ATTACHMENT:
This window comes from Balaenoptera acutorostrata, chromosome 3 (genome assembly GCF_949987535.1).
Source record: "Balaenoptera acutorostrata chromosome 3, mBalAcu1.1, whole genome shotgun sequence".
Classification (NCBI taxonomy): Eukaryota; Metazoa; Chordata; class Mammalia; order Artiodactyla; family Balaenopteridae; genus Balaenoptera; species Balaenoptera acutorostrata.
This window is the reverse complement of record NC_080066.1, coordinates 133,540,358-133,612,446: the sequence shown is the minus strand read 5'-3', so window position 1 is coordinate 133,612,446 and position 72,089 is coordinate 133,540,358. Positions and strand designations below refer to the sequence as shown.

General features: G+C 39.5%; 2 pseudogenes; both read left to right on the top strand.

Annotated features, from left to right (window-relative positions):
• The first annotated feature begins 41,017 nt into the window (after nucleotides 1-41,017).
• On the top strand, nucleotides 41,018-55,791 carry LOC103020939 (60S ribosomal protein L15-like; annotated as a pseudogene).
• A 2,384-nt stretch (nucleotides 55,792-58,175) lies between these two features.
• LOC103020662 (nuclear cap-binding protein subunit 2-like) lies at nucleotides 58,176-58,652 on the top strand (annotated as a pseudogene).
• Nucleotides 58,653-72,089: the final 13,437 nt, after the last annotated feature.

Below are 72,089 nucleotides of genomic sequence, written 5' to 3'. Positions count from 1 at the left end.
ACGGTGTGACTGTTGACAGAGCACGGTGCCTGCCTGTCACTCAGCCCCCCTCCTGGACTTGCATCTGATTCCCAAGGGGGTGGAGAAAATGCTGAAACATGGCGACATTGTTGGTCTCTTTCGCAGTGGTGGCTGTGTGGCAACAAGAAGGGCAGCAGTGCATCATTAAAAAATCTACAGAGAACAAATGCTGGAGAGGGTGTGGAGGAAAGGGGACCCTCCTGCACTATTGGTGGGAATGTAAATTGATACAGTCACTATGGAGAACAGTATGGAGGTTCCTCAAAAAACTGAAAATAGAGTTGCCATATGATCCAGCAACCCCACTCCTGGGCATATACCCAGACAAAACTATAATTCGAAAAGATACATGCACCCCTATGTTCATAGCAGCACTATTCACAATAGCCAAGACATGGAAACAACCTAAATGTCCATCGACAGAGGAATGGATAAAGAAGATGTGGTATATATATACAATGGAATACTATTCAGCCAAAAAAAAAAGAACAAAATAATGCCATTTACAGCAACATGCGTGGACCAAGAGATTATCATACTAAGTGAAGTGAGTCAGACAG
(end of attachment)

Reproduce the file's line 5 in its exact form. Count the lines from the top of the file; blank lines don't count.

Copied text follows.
General features: G+C 39.5%; 2 pseudogenes; both read left to right on the top strand.